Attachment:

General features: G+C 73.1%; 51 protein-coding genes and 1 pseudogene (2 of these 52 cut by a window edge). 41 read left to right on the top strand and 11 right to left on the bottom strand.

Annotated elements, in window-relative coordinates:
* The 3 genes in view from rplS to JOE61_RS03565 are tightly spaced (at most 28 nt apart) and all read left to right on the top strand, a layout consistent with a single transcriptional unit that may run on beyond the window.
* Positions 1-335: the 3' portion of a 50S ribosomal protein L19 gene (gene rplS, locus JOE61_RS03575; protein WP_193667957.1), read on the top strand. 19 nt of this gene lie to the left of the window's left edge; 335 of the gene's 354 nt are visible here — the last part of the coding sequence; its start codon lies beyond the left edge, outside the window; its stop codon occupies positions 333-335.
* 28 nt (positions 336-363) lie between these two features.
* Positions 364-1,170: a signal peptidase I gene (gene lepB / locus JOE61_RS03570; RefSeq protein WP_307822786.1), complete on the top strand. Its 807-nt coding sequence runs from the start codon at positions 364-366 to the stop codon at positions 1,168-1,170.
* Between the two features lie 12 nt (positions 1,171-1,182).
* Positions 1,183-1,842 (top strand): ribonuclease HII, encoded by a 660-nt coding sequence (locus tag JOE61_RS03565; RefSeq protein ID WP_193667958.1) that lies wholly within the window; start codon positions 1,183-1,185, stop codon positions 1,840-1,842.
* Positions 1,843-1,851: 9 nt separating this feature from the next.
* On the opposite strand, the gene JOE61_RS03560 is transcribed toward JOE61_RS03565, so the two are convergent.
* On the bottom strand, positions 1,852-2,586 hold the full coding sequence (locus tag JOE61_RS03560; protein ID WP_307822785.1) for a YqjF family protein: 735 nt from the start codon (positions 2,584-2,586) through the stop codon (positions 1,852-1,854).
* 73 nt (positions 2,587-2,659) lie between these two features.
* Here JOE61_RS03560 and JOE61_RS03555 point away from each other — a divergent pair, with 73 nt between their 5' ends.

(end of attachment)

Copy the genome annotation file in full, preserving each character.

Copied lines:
General features: G+C 73.1%; 51 protein-coding genes and 1 pseudogene (2 of these 52 cut by a window edge). 41 read left to right on the top strand and 11 right to left on the bottom strand.

Annotated elements, in window-relative coordinates:
* The 3 genes in view from rplS to JOE61_RS03565 are tightly spaced (at most 28 nt apart) and all read left to right on the top strand, a layout consistent with a single transcriptional unit that may run on beyond the window.
* Positions 1-335: the 3' portion of a 50S ribosomal protein L19 gene (gene rplS, locus JOE61_RS03575; protein WP_193667957.1), read on the top strand. 19 nt of this gene lie to the left of the window's left edge; 335 of the gene's 354 nt are visible here — the last part of the coding sequence; its start codon lies beyond the left edge, outside the window; its stop codon occupies positions 333-335.
* 28 nt (positions 336-363) lie between these two features.
* Positions 364-1,170: a signal peptidase I gene (gene lepB / locus JOE61_RS03570; RefSeq protein WP_307822786.1), complete on the top strand. Its 807-nt coding sequence runs from the start codon at positions 364-366 to the stop codon at positions 1,168-1,170.
* Between the two features lie 12 nt (positions 1,171-1,182).
* Positions 1,183-1,842 (top strand): ribonuclease HII, encoded by a 660-nt coding sequence (locus tag JOE61_RS03565; RefSeq protein ID WP_193667958.1) that lies wholly within the window; start codon positions 1,183-1,185, stop codon positions 1,840-1,842.
* Positions 1,843-1,851: 9 nt separating this feature from the next.
* On the opposite strand, the gene JOE61_RS03560 is transcribed toward JOE61_RS03565, so the two are convergent.
* On the bottom strand, positions 1,852-2,586 hold the full coding sequence (locus tag JOE61_RS03560; protein ID WP_307822785.1) for a YqjF family protein: 735 nt from the start codon (positions 2,584-2,586) through the stop codon (positions 1,852-1,854).
* 73 nt (positions 2,587-2,659) lie between these two features.
* Here JOE61_RS03560 and JOE61_RS03555 point away from each other — a divergent pair, with 73 nt between their 5' ends.